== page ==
Axiology is the study of values. The founder of formal axiology, Robert S Hartman, believed he had discovered a meta-science, grounded in three value dimensions. He formalized his axioms of value with a calculus making measurement of previously difficult concepts possible. 

Three Value Dimensions and One Science with which to rule them all.

Hartman was a forward thinker who managed to integrate value theory across several disciplines. As a court judge, Hartman was established in the courts of Berlin but was forced to flee Nazis and the Third Reich. He ended up in the U.S. where he completed a Ph.D in philosophy majoring in value theory. By exchanging with other thinkers like Viktor Frankl, Erich Fromm and Abram Maslow, Hartman was able  to produce the first Value Profile tool in 1967 and enter the disciplines of psychology. 

Since his first profiling tool, Hartman’s work has been used in career selection, existential, personal and marriage counseling, leader development, sport and team coaching and psychology, military training in judgment and decision-making, ethics, education, economy, business and political science. 

Besides contributing new knowledge to these fields, Hartman augmented the work of others like Maslow and Frankl and with these men, dreamed of creating a university where value theory could be investigated, researched and our knowledge of the infinite value of human life furthered in a meta-science that engaged natural, moral and social sciences.

Seriously? How could one science bind them all, let alone rule them?

Maybe the human tendency to compare has something to do with it. Let’s say I have to decide among 4 options and I place these in order of choice – there are 24 value hierarchies possible. Using Hartman’s profiling technique, all things have one of three values and can be valued in one of three ways allowing for 362,880 possible valuation hierarchies. Remember, valuing, or value judgment is about assigning worth to a person, thing or idea. But people make bad, wrong or negative judgments all the time, so beside those nine valuations, nine more devaluations are possible, bringing the total to 18 possible value judgments. Those 18 possibilities make 6.4 quadrillion possible hierarchies (18x17x16x15x…). And Hartman has two profiles, each with 18 items to choose from (that’s 36x35x34x33x32x and so on).

Statistically, it’s rare to see a person’s judgment on the HVP identical to another’. Practically, there’s more possible judgment patterns than people existing on the planet. As an analysis tool, Hartman’s axiology fares better than many IQ, EQ, performance or personality assessments that test for much fewer outcomes. These results typically box, label or confine individuals to a bound system or theory.

Only a meta-science can handle data as unique and infinite as the human being and the many disciplines they engage in. With Hartman’s axiology, we have the tools that let us reach across disciplines and combine the unique potential available in all of them. At the very least, Hartman has created a way for research that integrates the sciences to occur. We’re only limited by our valuation, or sadly the equally human tendency to devalue.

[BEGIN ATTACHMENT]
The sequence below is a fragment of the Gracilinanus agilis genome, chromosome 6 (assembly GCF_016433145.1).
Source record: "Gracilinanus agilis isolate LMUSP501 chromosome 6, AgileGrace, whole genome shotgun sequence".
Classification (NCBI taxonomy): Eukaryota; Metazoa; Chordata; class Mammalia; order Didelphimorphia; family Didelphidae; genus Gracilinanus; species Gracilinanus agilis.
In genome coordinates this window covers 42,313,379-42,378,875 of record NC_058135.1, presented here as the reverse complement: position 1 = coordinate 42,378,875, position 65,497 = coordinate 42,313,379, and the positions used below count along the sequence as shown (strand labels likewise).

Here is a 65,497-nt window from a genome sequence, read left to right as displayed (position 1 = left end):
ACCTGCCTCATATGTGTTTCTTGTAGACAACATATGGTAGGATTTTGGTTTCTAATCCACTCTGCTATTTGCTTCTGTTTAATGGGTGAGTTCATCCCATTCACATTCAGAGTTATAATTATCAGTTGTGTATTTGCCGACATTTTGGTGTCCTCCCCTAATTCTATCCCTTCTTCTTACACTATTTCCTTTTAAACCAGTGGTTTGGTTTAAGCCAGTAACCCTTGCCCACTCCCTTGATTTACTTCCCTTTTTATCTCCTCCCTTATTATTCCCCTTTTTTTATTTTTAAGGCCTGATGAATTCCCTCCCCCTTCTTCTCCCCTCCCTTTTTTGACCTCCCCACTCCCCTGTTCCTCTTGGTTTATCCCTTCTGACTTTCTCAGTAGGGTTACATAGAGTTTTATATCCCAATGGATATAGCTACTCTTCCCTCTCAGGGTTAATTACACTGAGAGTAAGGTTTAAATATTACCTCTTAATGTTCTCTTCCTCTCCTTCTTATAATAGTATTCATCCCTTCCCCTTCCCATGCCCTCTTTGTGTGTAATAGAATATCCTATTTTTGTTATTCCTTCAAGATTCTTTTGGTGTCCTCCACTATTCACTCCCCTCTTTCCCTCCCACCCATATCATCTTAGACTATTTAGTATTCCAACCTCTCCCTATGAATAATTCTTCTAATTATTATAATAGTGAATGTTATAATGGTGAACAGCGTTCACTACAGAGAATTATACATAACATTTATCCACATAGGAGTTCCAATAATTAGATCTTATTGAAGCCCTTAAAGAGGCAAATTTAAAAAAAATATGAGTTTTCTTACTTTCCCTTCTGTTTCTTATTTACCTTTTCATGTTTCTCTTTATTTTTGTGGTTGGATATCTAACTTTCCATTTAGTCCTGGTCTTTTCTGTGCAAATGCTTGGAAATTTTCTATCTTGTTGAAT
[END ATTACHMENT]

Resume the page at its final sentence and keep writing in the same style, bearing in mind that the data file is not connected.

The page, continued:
Organizational research has repeatedly shown that job attrition is hugely explained by the employee-boss relationship. It seems a major reason people leave their job is the jerk in charge. People leave their boss – not their jobs. Likewise when relations with key colleagues are not good or satisfying, people start to look elsewhere. 

Research in Value Judgment has highlighted this phenomena and can diagnose these people before the attrition takes place.

Generally, people gravitate towards careers they’re interested in, are good at and have the most meaning for them. Money motivates some, power and status is important for others, but motivational experts Ryan and Deci discovered people need three values to have fulfilling and rewarding work lives; autonomy, mastery and purpose. People have innate needs to have decision-making responsibility, feel good at doing something and for this to be personally meaningful. 

A value judgment profile assesses how meaningful an individual’s experience and perception of each of these values.

These same three values are measured by Hartman’s HVP and accurately depict the temperature of the work relationship between an employee and his or her leader. Several scales of the HVP scale speak to this phenomena. When the Internal profile extrinsic index is predominantly negative (the individual’s role is devalued, or they perceive their contribution is devalued) and the Integration index is high (decreasing capacity to integrate data, analyze and solve problems) people grow restless in their work roles. Sometimes, added to this is a negative valuation of others, specifically, their supervisor. In these cases, employees are in danger of leaving their jobs because they are intrinsically demotivated and extrinsically devalued. Autonomy, mastery and purpose are meaningful in theory but not in experience, leading these employees to add value another way. 

Organizations can take the temperature of their people and analyze the leader-follower relationship more closely. If they cannot find ways to add value, they will lose their best people, creativity and innovation suffer as does performance and profits. Organizations can build trust and dedication with their employees by adding value to their working lives. They need autonomy, mastery and purpose. They can be intrinsically motivated with good working relationships and the acknowledgment that they are valued and their work is appreciated.